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OPEC+ Output Cut, U.K. U-Turn, Credit Suisse, Tesla Woes - What's Moving Markets

Economy Oct 03, 2022 12:14
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By Geoffrey Smith 

Investing.com -- Crude oil prices surge on reports that OPEC and its allies will cut output sharply when they meet this week. The pound gains after the U.K. government makes an embarrassing U-turn on its tax cuts for high earners. Credit Suisse stock falls to a record low as its CEO fails to reassure markets of its financial stability. Tesla slumps in premarket after weak delivery numbers, and the IEA warns of major fears over gas supplies this winter, as Russian troops retreat from areas annexed by Moscow on Friday. Here's what you need to know in financial markets on Monday, 3rd October. 

1. Crude rallies as OPEC+ flags output cut

Crude oil prices rallied, along with oil and gas stocks, after reports suggesting that the Organization of Petroleum Exporting Countries and its allies will cut output by 1 million barrels a day when they meet in Vienna on Wednesday.  It will be the group's first in-person meeting of the year.

The bloc has been unnerved by the sharp drop in prices during the last quarter, which left U.S. crude futures down 23% and Brent down 25% from their levels at the end of June. Higher U.S. interest rates, a more expensive dollar and the accompanying prospect of a worldwide economic slowdown have all weighed on prices in recent weeks. 

By 06:40 ET (10:40 GMT), U.S. crude futures were up 4.0% at $82.84 a barrel, while Brent was up 3.9% at $88.47 a barrel. In the stock market, BP  (LON:BP) stock rose 2.1% and TotalEnergies (EPA:TTEF) stock rose by 2.2%, while in the U.S. premarket, Exxon Mobil (NYSE:XOM) stock rose by 2.7% and Chevron (NYSE:CVX) stock rose by 2.6%. 

2. U.K. U-turn

The U.K. government executed an embarrassing about-face, dropping its plans to cut taxes for the country's highest earners after a furious political backlash from both the public and from Conservative lawmakers fearing the loss of their own seats at the next election. 

"We get it," the Chancellor of the Exchequer tweeted, in a statement acknowledging that the scrapping of the top 45% rate of income tax had become a "distraction". 

The pound and short-term government bonds strengthened a little on the news, on perceptions that the Bank of England may not have to raise interest rates quite as aggressively to temper the inflationary impact of Kwasi Kwarteng's 'mini-budget'. However, longer-dated Gilts weakened on the realization that the bulk of the £45 billion ($48 billion) tax cuts promised two weeks ago are still in place - and are still set to be funded exclusively through borrowing. 

3. U.S. stock to open with modest bounce; Tesla update weighs

U.S. stock markets are set to open modestly higher after slumping to their lowest close of 2022 on Friday on continuing fears about a growth slowdown and its effects on corporate profits. The extent of that is likely to be only too visible in the upcoming earnings season.

By 06:25 ET, Dow Jones futures were up 135 points, or 0.5%, while S&P 500 futures were up 0.3% and Nasdaq 100 futures were down 0.1%.

Nasdaq was underperforming due largely to disappointing third-quarter delivery numbers from Tesla (NASDAQ:TSLA). It shipped only 343,830 vehicles in the three months through September, some 4% short of consensus expectations.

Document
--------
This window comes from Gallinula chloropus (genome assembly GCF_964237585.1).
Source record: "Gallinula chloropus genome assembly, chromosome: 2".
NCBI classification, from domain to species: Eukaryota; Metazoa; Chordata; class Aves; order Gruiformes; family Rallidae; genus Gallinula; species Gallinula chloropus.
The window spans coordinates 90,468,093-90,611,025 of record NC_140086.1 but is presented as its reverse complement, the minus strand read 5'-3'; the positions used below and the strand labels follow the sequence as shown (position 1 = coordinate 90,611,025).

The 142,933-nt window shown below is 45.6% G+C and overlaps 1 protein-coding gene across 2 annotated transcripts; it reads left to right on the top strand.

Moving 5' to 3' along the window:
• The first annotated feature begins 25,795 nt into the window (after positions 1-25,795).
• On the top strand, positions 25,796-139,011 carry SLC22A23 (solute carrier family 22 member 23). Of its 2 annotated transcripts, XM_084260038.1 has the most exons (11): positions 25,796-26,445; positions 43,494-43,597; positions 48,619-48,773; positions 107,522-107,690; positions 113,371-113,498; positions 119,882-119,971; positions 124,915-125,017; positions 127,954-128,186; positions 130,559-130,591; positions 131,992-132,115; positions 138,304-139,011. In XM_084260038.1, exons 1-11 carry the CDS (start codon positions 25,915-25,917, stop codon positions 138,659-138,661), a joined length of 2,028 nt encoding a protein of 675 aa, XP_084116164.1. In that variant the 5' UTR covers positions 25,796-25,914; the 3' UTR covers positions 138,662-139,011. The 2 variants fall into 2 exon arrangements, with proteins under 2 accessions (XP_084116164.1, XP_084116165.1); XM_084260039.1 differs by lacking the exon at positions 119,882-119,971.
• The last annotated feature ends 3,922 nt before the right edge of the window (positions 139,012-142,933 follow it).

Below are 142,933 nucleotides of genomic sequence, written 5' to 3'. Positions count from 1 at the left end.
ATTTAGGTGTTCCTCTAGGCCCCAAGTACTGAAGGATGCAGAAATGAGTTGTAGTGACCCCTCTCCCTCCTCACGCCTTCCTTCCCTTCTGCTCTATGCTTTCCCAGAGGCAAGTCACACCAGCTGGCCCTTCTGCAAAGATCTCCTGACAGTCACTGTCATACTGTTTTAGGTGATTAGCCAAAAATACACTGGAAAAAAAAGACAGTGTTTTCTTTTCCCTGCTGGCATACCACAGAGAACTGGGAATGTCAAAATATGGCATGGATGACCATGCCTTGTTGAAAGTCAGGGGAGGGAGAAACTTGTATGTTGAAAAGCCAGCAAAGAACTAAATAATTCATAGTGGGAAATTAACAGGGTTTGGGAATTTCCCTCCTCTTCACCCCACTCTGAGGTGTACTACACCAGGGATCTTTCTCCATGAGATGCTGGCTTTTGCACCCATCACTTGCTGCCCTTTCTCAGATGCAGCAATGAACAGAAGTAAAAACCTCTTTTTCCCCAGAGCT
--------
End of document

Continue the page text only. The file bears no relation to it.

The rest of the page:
Tesla warned that “it is becoming increasingly challenging to secure vehicle transportation capacity and at a reasonable cost” at the end of the quarter, when it typically increases deliveries.   

4. Credit Suisse slumps as CEO sets alarm bells ringing

Credit Suisse (SIX:CSGN) stock slumped and the cost of insuring its debt against default exploded, as fears for its stability continued to swirl.

Chief executive Ulrich Koerner, who is set to announce a major restructuring of the fallen Swiss giant later this month, had told staff on Friday that the bank is looking at “a number of strategic initiatives including potential divestitures and asset sales," with the aim of creating “a more focused, agile group with a significantly lower absolute cost base." 

Credit Suisse’s recent high-profile failures in risk management – embodied by the blow-ups of Greensill Capital and Archegos Capital Management – have led markets to speculate that it may also be on the wrong end of big bets on interest rate derivatives, something that could prove highly expensive in the current environment, if true.

5. IEA warns on gas supplies; Russian forces retreat from 'annexed' territory

Russia's troops abandoned more territory in eastern Ukraine at the weekend, only hours after President Vladimir Putin formally annexed them, as Ukrainian forces continued to make advances on the battlefield. 

Russian troops withdrew from the town of Liman, surrendering a rail junction that is key to supplying troops further to the south and west of the country. That includes troops stationed west of the Dnieper river in the province of Kherson, where Ukrainian forces recaptured a string of settlements in a 25-kilometer advance on Sunday.

The reverses have accentuated Russia's use of its gas supplies as an economic weapon: it cut off supplies to its second-largest European country, Italy, at the weekend, after election winner Giorgia Meloni failed to signal any weakening in Italy's support for Ukraine. 

Elsewhere, the International Energy Agency warned that gas markets face "unprecedented" uncertainty this winter and into 2023 as dwindling levels of key Russian supplies drive up prices and disrupt trade flows, especially if the European Union does not take steps to curb demand.

OPEC+ Output Cut, U.K. U-Turn, Credit Suisse, Tesla Woes - What's Moving Markets
 

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